Lesson 4: Different Phases of Writing
In this lesson, we’ll be taking a look at the different phases of writing.
- To define the phases of writing
- To highlight key points during each phase
- To state the importance of each phase
In this lesson we’ll be studying the three phases of writing. We’re going to be diving into the writing process and enumerating what these phases involve and why they’re important to English composition. For every point we’ll also be highlighting the key processes that take place during that specific phase.
In reference to our previous lesson, this phase contains most of the process—the development of the idea, the researching and the outlining. This phase involves everything you need to do before actually writing your paper: the brainstorming, researching and outlining of the actual paper. This is very important because without it you can’t begin the actual writing. This phase defines what it is that you want to write about, how you want to write about it and in what order you want to write about it. Going through this step is the only way to ensure that you have a quality paper that covers all the bases and gives the reader substantial information without being redundant or superfluous. This phase keeps your compositions cohesive and organized. It allows for flow throughout the paper.
Oddly enough, this is the shortest and least complex phase of writing. Here you begin filling in the paper with the actual sentences, paragraphs and words—in this phase, it’s crucial to work side-by-side with your outline. You need to be able to consistently cross-reference the outline to see whether or not the things you’re writing coincide with your outline. It’s also in this phase that you’ll have to practice your critical thinking skills: you’ll need to curate the contents of your composition and decide which information belongs in the paper and which information doesn’t.
In this phase, you’ll probably go through many drafts—don’t worry about that; it’s best to go through as many drafts as you can within the designated time period so that you can ensure the quality of your paper. Don’t be afraid to make changes and to alter your first draft. Once you’ve arrived at your final draft, it’s time to set it aside for a while and move onto our next phase.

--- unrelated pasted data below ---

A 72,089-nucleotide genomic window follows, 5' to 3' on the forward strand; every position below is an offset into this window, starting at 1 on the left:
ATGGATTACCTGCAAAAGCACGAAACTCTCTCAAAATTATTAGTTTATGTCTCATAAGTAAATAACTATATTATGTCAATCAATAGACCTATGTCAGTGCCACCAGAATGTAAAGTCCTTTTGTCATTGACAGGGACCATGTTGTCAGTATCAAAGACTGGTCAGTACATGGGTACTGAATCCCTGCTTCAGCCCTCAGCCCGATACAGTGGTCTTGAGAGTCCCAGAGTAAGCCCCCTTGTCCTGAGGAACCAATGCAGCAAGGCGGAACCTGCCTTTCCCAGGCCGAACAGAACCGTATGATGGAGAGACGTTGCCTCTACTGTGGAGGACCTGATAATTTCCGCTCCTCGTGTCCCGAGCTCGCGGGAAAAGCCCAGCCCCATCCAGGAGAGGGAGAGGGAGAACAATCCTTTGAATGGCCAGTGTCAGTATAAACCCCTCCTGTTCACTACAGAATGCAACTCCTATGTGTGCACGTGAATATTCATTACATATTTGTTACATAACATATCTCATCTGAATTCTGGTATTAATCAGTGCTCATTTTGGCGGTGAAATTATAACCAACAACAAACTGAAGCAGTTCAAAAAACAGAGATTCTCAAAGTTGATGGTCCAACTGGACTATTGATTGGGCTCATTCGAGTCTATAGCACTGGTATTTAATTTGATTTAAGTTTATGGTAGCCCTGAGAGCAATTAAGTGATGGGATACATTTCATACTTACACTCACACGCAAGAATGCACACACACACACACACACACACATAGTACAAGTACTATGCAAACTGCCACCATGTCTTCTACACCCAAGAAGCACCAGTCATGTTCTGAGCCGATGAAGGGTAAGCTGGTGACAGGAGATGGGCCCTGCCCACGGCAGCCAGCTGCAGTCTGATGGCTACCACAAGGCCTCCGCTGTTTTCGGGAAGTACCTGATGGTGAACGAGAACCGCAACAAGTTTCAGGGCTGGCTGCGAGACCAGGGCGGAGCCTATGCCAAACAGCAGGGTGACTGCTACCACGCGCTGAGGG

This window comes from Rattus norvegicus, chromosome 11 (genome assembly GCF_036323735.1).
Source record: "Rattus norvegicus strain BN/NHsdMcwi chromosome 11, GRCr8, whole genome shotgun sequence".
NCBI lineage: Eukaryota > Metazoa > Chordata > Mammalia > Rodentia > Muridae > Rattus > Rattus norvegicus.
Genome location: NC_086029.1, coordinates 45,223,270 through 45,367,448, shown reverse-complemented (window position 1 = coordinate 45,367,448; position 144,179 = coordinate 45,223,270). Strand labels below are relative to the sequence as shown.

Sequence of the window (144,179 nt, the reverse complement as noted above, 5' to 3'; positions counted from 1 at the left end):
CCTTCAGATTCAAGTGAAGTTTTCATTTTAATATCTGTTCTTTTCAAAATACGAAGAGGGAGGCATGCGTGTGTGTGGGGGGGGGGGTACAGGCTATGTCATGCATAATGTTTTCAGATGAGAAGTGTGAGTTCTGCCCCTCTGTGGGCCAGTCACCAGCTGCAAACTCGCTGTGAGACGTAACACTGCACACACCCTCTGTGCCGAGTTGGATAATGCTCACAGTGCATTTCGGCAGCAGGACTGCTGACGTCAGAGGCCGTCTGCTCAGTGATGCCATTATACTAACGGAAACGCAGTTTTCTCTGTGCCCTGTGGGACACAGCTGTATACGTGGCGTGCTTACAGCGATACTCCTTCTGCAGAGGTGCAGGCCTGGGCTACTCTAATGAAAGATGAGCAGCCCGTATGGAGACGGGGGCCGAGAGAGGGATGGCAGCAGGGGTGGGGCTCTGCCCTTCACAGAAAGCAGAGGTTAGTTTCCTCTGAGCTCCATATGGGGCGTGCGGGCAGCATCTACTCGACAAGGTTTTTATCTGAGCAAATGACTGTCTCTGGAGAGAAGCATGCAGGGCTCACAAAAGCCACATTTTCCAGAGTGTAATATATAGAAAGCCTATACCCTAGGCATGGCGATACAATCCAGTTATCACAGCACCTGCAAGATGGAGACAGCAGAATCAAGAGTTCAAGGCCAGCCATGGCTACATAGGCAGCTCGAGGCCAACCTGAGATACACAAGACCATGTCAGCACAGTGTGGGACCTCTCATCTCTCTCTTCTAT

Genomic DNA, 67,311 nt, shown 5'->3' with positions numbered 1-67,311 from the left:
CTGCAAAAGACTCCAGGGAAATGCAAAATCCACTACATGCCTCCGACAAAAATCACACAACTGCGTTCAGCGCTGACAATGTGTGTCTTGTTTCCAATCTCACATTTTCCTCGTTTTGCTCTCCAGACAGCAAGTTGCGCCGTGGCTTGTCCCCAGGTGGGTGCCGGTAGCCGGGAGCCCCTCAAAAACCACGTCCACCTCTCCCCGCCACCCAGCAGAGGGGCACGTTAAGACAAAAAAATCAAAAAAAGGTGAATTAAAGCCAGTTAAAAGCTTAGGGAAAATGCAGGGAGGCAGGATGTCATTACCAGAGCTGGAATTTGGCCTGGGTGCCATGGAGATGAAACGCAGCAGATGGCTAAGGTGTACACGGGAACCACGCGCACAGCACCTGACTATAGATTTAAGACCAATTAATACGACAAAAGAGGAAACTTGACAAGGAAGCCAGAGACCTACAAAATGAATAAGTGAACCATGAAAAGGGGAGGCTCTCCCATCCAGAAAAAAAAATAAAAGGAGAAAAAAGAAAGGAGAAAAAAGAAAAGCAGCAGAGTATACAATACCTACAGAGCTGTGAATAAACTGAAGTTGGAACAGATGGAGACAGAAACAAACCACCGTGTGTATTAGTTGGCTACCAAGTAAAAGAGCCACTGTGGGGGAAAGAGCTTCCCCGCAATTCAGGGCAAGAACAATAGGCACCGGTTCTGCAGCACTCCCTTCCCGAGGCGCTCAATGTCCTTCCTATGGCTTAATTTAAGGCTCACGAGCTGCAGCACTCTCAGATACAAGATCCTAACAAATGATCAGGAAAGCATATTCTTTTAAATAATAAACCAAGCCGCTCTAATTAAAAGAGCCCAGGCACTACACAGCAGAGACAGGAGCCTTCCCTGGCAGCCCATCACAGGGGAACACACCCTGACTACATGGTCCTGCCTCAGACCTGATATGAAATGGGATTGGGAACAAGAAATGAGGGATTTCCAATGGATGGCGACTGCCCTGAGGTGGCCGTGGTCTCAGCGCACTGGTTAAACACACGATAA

This phase involves editing and proofreading. In the previous step, we asked you to set the paper aside for a while after you’ve arrived at more or less the final draft. This is so that you can eventually come back to the paper (no less than an hour or two after) and read it again with a fresh eye. Proofreading pays more attention to the form and details than to the content (which was focused on in the previous phases).
Here, you can look at grammar, punctuation, spelling and whether or not your paper complies with the format prescribed for the paper. In this step, you’ll need to pay close attention to the details of your paper: look at the small things and change them if needed. Never turn in a paper that hasn’t been proofread. Your reader will be looking at the paper with very fresh pair of eyes and will be able to spot errors easily. Proofread as far from the due date as possible so that you have time to make corrections.
In this lesson, we were able to talk about the three different phases of writing. We were able to briefly describe what each phase involved and why it was important. We were also able to identify the different processes which these phases encompassed.
Next we’ll be looking at the different kinds of compositions which you might be asked to write. This will help you determine what it is you need to do and what the best way to go about writing your paper is. In English composition, a big part of writing well relies on how well you understand the instructions and the context of the requirement. We’ll be tackling all these things in the coming lesson.